The Greatest Ten Seconds of Irish History

1 Leave a comment on verse 1 0 The worthy Moran, staunch and unafraid,
With steadfast foot the lifeless ball did send
With elevation to the English end,
Where Stapleton with sunken cheekbones preyed.
But wily Frank did judge it not to well,
Well marshalled as he was by Stevens fair,
Of strong physique and frankly suspect hair,
And turned aside embittered as it fell.
But leapt the massive Wright into the fray,
Hot headed ‘neath the burning Stuttgart sun,
And though the probing missile had seem’d won,
His foolish interjection did dismay
The red-cross’d hordes that gasped in disbelief,
For Wright and Stevens crashed upon the pitch,
Abandoning the bouncing football which
Was seized upon by Galvin like a thief.
Then swivelled Tony Galvin uncoerced,
And lobbed the ball with angled foot inside,
But Irish smiles like fading sunlight died
As Sansom moved to reach the object first.
But lo! the ball before said Sansom bounced,
And as the Arsenal fullback made to swing
His foot to lash the ball on down the wing,
Kind fate with sweet poetic justice pounced.
And thus the ball directly upward flew
With joyous imprecation to the skies,
And as the English watched it with surprise,
Moustachioed John Aldridge watched it too.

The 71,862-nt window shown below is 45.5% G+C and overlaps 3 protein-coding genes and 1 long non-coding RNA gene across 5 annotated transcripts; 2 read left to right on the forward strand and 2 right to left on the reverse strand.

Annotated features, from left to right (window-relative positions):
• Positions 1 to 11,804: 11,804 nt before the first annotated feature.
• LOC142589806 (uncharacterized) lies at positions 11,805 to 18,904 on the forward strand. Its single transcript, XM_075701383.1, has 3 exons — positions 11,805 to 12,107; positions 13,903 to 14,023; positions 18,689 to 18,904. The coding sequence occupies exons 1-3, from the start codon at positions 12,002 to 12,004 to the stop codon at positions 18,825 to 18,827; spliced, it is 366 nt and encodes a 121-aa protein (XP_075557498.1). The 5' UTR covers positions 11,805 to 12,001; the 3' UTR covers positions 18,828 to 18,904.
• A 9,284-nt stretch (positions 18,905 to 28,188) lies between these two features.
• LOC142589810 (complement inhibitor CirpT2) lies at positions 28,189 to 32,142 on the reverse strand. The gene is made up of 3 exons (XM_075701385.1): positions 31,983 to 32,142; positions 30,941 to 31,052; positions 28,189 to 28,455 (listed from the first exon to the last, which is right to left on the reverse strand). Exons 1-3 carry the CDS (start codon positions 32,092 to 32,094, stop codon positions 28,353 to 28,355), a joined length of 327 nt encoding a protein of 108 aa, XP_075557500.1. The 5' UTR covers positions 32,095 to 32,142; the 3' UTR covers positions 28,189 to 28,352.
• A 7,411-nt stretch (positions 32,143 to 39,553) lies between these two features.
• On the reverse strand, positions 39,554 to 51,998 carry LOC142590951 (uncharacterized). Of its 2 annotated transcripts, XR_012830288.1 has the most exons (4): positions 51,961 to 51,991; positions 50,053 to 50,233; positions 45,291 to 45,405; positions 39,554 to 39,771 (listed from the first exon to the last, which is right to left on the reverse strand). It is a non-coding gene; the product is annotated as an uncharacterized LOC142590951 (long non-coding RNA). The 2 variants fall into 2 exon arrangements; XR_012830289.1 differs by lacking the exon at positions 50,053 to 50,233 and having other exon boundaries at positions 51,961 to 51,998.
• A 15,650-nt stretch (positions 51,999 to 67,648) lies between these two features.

And with a spring from luscious turf well primed,
His em’rald shirt o’er white defender soared
And gained the most significant reward
From salmon leap immaculately timed.
And from the cheeky Scouser’s furrowed brow,
The ball in perfect arc and calm control
Was commandeered sideways ‘cross the goal,
As far as it’s volition would allow.
And all alone the stocky Houghton came
To meet the urging ball with mop-strewn head,
And as perfidious Albion watched with dread,
Young Razor earned his everlasting fame.
Inch by inch the spinning football went,
Eagerly eluding Shilton’s might,
Until it reached the apex of it’s flight,
When carefully it started it’s descent.
And in a scene no Gael will e’er forget,
As all the Universe in wonder stopped,
The ball with grace o’er groping Shilton dropped,
And landed with crescendo in the net.


June 12th 1988 Stuttgart. The first time we’d ever qualified for a World Cup or European Championships. Our first game of the tournament. Against England. And we won.

Source: https://footballpoets.org/poems/the-greatest-ten-seconds-of-irish-history/